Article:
As the curtain falls on the noughties, ZDNet UK looks back at its coverage of the past 10 years and offers its take on some of the key technology events of the millennium's opening decade.
People are bound to disagree about the significance of some of the more peripheral developments. Yet surely anyone who tries to make sense of our recent past will highlight the same two big themes.
The first must be the growth of the internet. For a decade that kicked off to the sound of popping champagne corks and bursting dot-com bubbles, things started fairly inauspiciously. Nevertheless, history will surely say this period belongs to the emergence of the internet. It has become a mainstream force that has changed everything it touched — and it has touched everything.
The other major theme must lie in the rise of personal comms and the smartphone. Of course, some of the things people and organisations do today with mobile telephony were already possible in the late 1990s. But the ubiquity and growing sophistication of the smartphone surely make it one of the technological landmarks of this first decade.
Rather than survey the whole period, ZDNet UK has taken a series of snapshots of the publication's coverage. We've gone back 10 years to 1999 and the eve of the new millennium, and then five years to 2004, finishing off with a look at 2009.
1999: Key IT events
Security In late March 1999 internet mail servers around the world started to shut down under the weight of infected messages spawned by the Melissa virus. The Microsoft Word-based macro virus was the creation of David Smith, who was tracked down and arrested in a combined operation by the FBI and New Jersey police barely a week after the first reports of the email-based malware.
Smith received a 20-month prison sentence and a $5,000 (£3,000) fine for his handiwork. The virus is reckoned to have caused millions of pounds of damage and formed the model for later attacks such as Kournikova and The Love Bug.
Internet In 1999 the dot-com phenomenon was booming, with the internet industry still blithely unaware of the disaster to come in early 2000. Fuelled by low interest rates and an unquestioning belief in any stock with an 'e-' prefix, investors backed companies with no business model beyond an online presence.
Communications In the 10th century, King Harald Bluetooth brought various restive Scandinavian tribes into a single kingdom. In 1998 his name was borrowed for a new short-range wireless protocol that could link disparate fixed and mobile devices. This open standard's familiar blue logo consists of a runic H and B.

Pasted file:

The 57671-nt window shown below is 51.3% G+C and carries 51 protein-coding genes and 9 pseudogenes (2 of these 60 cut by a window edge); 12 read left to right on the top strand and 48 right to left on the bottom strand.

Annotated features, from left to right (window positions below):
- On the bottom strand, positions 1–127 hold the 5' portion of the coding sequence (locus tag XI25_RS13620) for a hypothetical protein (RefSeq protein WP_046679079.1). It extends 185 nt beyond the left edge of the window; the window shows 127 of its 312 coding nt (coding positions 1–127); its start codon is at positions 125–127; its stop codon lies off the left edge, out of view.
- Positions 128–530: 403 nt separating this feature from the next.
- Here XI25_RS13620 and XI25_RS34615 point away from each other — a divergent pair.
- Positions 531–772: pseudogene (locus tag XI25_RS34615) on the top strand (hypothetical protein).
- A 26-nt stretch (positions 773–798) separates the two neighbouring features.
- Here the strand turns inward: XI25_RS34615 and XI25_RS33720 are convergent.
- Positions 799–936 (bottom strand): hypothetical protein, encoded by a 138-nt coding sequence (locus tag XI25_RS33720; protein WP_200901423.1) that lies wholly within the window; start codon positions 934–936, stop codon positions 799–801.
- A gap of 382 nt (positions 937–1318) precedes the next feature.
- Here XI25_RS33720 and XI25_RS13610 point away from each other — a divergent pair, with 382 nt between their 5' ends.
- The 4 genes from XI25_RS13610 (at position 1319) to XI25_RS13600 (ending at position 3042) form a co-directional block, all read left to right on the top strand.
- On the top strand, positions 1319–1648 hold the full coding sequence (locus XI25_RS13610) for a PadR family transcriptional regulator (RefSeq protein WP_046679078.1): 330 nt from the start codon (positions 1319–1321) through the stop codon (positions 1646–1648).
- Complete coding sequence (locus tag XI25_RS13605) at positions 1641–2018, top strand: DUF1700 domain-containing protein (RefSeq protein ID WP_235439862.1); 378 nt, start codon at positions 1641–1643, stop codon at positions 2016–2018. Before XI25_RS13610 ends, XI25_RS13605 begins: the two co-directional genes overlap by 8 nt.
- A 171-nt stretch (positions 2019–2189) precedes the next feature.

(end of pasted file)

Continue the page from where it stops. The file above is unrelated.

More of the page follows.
In the event, fears that software which used two-digit year dates would irrevocably break just after the stroke of midnight in the new millennium turned out to be unjustified.
Yet there is no doubt that the investment in new software, development and hardware upgrades, designed to ward off potential disaster, had a huge impact on the IT industry, amplified by the dot-com boom.
Internet Five years after the official launch of the Google search engine, the company floated almost 20 million shares at $85 each in October 2004. Just over three years later Google's share price peaked at almost $715, and stands at about $600 today.
Two other major milestones of 2004 deserve a mention: first, the 4 February appearance of social-networking site Facebook, initially named 'thefacebook' by its then 19-year-old creator, student Mark Zuckerberg. From its origins on the Harvard campus, the site now has more than 300 million active users and is reckoned to be the world's largest social network.
This time the Commission ruled that Microsoft would have to offer a version of Windows without Windows Media Player built in, open up its server APIs and protocols to rivals within 120 days, and pay a €497m fine.
Internet A little more distance would help pick out the 2009 events that will have enduring consequences. But micro-blogging site Twitter has undoubtedly made its mark on the year and became more mainstream, with its user numbers increasing from six million in 2008 to 47 million this year.
It demonstrates how the same open-source operating system is not only taking off in a variety of handsets and now netbooks, but is offering equal if not better functionality than Apple's iPhone, and enjoying the backing of a large number of manufacturers.
But surely just as important in its implications for the software landscape is July's announcement of Google's Chrome OS, a clear declaration of the search giant's intent to take on Microsoft and the Windows desktop.